discussion with pakistani lawmakers and officials. they said to him that there were 400 civilian casualties in pakistan, which is close to the number we actually think is correct. and this is the first sort of official acknowledgment in pakistan at least on background, the civilian casualty rate is lower than said in the pakistani press. what is the impact? the best impact is osama bin laden himself in the documents recovered he was very concerned about the drone program. the amount of damage it was inflicting on his group. was suggesting al qaeda should decamp to eastern afghanistan which is mountainous and would be hard for american drones to see what is going on, and suggested moving to qatar, away from the tribal region. so it is having an impact, and just to reinforce what the -- 70 countries have don'ts, three of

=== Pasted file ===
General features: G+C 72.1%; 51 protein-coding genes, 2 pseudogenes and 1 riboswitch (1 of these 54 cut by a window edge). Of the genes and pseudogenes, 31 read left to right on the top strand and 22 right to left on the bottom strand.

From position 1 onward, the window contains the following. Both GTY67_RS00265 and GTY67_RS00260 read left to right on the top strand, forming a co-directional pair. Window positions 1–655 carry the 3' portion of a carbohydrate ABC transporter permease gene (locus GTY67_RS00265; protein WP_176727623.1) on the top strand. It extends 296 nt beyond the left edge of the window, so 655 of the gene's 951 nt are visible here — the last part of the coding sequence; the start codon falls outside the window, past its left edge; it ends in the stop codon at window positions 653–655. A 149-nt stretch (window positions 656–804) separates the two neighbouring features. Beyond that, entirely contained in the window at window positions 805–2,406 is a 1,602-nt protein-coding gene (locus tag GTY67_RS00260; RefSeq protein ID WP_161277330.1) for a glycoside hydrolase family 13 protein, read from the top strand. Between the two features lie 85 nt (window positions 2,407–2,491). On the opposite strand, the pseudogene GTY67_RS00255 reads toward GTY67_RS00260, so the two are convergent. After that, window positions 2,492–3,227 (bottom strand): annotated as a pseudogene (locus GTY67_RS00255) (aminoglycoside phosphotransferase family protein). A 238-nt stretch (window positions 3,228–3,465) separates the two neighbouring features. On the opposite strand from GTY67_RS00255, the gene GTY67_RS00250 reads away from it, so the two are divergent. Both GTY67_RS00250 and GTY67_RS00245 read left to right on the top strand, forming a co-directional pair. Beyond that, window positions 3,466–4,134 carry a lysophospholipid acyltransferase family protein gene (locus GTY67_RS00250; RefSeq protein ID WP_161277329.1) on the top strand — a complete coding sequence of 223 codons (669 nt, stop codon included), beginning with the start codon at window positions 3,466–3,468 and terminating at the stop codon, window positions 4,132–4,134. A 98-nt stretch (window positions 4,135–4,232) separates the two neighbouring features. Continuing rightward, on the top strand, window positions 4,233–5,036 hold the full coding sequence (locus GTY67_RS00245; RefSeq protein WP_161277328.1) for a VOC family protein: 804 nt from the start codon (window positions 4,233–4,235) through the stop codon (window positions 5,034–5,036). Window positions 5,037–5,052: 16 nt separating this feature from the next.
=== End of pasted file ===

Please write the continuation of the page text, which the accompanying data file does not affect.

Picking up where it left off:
them have armed drones we know of. it's very -- to the chinese are very close to being able to arm their drones. you can easily imagine a situation where china deploys drone against spratsists, using the same rational we used against al qaeda or the taliban who we think to be terrorists. >> thank you very much, mr. bergen. our last witness on the panel has made a personal sacrifice be with us. he is aemie youth activist free lance writer and journalist, has co-haired several youth initiatives in yemen. he works for a grassroots youth run foundation aimed at instructingemie youth in public dialogue of we the assist on a u.s. state department scholarship he studied in the u.s. during high school, attended the american university in beirut and graduated with a degree in public policy last